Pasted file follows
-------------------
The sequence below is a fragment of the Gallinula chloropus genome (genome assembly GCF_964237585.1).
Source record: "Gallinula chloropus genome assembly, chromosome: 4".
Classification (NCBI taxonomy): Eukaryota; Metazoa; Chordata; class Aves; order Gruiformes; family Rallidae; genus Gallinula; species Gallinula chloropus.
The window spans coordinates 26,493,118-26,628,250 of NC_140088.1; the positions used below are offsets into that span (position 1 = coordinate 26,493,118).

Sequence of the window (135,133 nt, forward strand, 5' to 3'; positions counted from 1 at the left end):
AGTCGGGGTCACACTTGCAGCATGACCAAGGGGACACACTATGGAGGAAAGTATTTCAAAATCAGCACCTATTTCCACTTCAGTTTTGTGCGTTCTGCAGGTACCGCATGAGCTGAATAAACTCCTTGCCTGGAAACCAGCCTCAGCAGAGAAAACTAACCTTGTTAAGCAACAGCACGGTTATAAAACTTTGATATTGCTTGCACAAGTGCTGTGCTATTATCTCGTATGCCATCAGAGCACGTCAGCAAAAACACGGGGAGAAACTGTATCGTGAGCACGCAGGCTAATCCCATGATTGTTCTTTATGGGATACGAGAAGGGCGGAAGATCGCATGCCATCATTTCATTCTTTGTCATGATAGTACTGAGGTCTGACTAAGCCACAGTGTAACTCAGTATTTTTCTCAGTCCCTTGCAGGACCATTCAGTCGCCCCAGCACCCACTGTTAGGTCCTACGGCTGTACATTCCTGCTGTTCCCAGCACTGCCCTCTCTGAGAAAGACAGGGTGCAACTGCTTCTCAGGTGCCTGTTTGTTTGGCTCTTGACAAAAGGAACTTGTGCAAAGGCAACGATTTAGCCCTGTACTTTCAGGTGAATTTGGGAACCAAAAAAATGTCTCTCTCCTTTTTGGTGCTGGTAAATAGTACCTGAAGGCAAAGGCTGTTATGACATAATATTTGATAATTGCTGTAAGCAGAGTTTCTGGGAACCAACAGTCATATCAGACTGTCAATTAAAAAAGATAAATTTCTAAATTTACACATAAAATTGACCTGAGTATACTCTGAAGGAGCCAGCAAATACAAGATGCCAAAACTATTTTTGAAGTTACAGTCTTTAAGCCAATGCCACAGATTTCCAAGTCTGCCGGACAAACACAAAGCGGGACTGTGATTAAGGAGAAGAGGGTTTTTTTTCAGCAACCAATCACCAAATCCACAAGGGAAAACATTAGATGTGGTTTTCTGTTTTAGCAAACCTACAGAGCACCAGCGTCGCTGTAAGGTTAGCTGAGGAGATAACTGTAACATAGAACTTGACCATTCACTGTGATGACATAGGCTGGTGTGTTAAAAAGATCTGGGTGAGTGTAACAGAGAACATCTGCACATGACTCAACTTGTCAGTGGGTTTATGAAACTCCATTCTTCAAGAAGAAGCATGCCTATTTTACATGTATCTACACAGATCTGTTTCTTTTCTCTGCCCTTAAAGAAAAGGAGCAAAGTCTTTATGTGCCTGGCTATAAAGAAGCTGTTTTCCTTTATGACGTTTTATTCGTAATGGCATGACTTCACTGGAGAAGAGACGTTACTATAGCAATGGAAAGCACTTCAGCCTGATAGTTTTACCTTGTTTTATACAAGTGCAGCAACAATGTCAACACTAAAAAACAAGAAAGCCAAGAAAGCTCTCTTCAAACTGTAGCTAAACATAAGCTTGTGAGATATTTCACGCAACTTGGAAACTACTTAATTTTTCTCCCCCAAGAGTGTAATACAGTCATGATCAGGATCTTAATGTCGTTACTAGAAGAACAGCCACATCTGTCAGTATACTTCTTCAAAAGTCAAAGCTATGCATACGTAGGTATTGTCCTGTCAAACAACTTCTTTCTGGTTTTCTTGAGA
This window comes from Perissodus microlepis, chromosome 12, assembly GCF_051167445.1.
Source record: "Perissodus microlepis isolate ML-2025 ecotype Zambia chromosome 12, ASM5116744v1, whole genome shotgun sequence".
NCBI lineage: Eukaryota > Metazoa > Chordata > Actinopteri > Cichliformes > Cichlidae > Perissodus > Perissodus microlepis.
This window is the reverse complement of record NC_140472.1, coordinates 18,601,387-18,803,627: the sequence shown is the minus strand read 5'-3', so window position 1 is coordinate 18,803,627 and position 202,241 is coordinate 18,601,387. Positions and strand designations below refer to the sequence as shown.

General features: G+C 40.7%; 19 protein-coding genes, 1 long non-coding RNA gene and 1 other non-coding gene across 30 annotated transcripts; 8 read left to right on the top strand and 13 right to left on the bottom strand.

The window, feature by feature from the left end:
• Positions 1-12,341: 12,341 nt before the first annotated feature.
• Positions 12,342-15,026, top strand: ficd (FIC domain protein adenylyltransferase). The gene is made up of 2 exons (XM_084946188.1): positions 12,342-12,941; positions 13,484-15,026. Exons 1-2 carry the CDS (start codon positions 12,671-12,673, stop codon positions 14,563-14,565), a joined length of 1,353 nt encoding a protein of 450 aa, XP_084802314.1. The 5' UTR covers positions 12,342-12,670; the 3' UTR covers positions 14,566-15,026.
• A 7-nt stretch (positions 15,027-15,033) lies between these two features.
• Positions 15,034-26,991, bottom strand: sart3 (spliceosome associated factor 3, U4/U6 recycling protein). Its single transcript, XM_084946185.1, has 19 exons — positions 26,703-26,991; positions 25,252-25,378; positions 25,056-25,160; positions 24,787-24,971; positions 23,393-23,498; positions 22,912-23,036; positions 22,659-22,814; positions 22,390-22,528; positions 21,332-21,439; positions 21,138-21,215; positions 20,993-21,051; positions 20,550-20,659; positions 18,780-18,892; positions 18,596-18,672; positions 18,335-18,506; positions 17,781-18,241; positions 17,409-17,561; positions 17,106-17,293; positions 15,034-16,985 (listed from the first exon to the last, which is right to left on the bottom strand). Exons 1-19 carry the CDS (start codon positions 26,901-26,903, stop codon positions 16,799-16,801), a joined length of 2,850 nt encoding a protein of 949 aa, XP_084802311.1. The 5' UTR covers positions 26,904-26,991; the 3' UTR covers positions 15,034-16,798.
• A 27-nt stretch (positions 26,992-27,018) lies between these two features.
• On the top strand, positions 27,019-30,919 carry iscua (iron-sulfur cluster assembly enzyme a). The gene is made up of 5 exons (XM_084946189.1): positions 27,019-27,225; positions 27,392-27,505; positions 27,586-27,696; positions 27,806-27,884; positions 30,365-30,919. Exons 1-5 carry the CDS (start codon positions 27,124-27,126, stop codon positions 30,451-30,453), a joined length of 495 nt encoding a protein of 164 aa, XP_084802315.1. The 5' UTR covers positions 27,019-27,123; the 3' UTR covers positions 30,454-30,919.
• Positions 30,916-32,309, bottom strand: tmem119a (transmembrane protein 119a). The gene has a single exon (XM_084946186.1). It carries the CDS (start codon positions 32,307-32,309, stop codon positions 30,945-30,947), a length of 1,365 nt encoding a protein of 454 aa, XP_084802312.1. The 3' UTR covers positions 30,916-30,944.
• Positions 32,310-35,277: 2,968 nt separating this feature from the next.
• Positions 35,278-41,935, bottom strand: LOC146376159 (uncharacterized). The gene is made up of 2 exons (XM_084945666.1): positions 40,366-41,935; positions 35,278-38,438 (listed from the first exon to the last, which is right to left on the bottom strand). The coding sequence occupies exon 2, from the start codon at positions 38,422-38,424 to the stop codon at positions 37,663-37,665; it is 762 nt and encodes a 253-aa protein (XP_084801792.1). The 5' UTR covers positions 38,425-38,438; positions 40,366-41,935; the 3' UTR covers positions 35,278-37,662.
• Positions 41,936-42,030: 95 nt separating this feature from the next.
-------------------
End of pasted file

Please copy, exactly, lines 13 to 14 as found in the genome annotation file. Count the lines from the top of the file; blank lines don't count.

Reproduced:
• Positions 1-12,341: 12,341 nt before the first annotated feature.
• Positions 12,342-15,026, top strand: ficd (FIC domain protein adenylyltransferase). The gene is made up of 2 exons (XM_084946188.1): positions 12,342-12,941; positions 13,484-15,026. Exons 1-2 carry the CDS (start codon positions 12,671-12,673, stop codon positions 14,563-14,565), a joined length of 1,353 nt encoding a protein of 450 aa, XP_084802314.1. The 5' UTR covers positions 12,342-12,670; the 3' UTR covers positions 14,566-15,026.